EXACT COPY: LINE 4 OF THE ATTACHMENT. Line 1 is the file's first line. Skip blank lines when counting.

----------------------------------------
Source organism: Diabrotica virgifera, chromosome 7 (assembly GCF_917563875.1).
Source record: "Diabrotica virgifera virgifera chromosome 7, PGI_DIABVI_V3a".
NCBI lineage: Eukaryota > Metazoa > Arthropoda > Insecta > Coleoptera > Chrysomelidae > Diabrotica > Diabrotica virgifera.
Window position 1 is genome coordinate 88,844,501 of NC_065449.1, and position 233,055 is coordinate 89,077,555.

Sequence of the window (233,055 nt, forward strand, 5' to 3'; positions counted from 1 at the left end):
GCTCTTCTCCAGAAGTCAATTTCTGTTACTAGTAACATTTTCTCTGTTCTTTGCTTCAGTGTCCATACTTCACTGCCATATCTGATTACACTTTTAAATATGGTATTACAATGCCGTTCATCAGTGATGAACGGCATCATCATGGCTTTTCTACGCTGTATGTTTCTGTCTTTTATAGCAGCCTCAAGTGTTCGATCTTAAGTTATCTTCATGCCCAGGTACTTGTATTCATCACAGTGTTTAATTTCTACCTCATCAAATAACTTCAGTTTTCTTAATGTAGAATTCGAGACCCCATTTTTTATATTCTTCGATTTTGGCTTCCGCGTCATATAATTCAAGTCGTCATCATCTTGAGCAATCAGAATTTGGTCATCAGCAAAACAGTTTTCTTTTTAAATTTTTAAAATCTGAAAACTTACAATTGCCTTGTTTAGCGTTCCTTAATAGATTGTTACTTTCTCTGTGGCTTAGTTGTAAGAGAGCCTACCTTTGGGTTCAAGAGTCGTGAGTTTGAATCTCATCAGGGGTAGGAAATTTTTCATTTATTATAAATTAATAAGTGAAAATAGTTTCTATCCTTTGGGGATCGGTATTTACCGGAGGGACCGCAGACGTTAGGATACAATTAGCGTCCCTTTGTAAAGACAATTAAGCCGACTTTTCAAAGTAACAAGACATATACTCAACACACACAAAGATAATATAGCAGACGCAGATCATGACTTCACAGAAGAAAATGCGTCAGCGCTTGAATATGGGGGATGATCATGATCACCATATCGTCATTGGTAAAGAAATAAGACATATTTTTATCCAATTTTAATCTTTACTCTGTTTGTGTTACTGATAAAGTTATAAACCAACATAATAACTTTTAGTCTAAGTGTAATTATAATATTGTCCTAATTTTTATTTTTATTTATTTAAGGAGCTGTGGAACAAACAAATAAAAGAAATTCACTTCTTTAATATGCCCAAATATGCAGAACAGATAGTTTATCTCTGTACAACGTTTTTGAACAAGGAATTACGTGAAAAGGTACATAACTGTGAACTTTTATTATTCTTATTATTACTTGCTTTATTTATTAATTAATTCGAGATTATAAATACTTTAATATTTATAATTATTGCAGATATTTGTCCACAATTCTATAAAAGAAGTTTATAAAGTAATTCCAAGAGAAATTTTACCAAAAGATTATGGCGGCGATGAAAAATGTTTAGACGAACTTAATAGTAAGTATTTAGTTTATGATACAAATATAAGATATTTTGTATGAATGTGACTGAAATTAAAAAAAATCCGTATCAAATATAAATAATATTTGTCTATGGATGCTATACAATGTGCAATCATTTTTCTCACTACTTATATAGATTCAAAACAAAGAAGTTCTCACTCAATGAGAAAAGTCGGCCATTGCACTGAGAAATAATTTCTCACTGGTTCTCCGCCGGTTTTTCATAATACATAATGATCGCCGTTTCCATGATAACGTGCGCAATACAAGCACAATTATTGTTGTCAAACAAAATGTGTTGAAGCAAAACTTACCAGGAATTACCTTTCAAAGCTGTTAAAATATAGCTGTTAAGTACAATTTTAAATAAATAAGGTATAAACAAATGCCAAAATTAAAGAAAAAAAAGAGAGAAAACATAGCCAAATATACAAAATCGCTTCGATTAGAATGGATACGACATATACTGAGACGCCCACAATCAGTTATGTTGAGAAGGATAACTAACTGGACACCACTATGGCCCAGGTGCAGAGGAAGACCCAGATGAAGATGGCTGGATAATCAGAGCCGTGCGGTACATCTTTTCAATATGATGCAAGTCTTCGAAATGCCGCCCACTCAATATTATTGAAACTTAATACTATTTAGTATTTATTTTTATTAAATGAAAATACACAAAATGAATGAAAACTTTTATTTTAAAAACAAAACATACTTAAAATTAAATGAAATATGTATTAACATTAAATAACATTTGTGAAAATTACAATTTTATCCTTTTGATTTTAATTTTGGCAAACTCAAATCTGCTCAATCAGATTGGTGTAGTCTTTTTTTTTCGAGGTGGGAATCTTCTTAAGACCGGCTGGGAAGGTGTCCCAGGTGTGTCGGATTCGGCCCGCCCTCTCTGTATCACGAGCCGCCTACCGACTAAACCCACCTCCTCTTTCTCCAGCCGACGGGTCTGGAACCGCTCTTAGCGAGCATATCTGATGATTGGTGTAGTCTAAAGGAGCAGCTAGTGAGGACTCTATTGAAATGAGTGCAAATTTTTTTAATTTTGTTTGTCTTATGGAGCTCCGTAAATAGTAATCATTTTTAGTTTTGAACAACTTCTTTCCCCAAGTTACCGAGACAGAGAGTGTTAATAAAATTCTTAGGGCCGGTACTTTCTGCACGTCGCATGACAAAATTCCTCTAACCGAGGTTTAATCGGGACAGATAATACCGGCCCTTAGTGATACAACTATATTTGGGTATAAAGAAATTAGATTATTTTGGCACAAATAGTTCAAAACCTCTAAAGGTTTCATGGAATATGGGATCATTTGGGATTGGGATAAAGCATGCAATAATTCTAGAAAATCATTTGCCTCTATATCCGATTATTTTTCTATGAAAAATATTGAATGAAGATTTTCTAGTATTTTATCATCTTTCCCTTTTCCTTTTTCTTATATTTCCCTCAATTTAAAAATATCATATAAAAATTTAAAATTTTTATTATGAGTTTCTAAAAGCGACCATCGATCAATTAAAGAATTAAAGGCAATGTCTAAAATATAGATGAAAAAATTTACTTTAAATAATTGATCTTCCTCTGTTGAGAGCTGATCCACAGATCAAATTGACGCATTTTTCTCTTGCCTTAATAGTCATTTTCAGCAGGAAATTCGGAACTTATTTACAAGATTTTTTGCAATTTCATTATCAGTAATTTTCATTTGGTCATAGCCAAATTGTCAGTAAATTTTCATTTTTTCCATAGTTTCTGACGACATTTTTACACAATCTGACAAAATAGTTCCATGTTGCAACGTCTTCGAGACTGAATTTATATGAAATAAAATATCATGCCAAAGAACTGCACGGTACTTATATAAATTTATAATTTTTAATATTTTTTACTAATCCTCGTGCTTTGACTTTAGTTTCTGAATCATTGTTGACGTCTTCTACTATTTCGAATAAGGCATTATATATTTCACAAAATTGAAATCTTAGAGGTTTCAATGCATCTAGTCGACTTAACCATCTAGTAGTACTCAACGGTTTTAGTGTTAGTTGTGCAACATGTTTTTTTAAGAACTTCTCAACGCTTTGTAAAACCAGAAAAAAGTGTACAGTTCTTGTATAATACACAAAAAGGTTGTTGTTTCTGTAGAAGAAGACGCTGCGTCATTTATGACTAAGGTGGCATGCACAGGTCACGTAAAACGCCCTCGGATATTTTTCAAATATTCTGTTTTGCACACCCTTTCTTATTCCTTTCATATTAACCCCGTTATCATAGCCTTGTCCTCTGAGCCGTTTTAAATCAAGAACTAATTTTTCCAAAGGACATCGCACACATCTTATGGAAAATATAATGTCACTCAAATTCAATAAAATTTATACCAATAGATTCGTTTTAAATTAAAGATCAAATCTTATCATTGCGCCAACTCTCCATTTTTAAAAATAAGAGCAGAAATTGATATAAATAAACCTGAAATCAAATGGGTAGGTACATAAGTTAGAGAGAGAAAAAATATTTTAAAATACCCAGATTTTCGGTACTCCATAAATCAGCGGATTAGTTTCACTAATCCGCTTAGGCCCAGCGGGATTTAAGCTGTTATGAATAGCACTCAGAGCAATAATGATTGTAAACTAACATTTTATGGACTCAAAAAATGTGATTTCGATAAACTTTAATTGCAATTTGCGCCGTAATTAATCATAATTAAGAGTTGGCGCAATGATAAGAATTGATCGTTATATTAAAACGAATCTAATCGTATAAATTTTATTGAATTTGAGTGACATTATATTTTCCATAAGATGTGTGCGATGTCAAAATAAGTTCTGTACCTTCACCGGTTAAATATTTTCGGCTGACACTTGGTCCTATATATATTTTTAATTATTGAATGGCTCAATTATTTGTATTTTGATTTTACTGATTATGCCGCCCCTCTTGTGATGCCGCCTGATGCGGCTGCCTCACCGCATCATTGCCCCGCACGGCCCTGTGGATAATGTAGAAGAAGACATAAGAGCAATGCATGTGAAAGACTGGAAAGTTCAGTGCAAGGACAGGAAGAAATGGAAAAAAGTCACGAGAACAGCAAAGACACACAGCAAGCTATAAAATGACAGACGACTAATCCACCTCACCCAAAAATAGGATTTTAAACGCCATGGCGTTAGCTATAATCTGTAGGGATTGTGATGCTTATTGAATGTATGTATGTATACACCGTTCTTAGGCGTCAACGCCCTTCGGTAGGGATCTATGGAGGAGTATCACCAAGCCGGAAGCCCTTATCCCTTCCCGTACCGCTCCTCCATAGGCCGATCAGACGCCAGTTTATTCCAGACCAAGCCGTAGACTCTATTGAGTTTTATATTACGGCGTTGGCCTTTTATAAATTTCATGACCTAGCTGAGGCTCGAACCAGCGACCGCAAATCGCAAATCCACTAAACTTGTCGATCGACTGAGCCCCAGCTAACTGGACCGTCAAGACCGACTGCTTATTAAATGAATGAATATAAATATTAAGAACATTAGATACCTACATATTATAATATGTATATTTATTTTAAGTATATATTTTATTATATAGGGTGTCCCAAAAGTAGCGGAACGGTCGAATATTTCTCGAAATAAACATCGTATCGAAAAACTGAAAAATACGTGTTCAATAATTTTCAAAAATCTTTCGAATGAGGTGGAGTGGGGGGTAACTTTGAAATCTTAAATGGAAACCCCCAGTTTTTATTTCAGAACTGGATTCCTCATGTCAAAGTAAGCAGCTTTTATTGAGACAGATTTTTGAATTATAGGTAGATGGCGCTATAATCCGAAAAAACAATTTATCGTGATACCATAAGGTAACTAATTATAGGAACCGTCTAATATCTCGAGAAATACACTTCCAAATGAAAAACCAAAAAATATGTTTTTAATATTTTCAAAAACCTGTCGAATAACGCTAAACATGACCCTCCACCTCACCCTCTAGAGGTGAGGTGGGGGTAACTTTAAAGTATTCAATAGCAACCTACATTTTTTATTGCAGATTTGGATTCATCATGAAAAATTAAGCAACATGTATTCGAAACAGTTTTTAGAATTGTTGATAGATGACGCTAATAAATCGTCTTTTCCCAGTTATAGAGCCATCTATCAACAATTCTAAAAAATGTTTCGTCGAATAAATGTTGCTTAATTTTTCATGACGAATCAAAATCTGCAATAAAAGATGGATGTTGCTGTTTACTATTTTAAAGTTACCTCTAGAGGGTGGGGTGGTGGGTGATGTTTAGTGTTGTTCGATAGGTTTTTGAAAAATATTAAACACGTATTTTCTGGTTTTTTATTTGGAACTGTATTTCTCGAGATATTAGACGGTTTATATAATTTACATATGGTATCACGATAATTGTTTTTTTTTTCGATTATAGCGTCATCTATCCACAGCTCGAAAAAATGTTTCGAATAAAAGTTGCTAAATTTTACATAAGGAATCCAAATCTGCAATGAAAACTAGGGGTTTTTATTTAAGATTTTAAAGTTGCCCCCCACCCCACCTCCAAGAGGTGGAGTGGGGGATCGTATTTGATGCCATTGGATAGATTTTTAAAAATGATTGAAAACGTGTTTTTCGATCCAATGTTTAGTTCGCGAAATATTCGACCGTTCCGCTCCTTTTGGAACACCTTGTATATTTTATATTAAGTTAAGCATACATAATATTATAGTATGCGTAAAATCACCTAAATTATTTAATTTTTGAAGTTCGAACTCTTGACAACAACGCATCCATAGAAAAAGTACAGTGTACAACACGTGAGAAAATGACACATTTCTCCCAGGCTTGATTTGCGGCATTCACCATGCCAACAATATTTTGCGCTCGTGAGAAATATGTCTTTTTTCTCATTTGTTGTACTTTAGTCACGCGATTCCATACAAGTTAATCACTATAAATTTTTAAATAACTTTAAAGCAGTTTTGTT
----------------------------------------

Window position 1 is genome coordinate 88,844,501 of NC_065449.1, and position 233,055 is coordinate 89,077,555.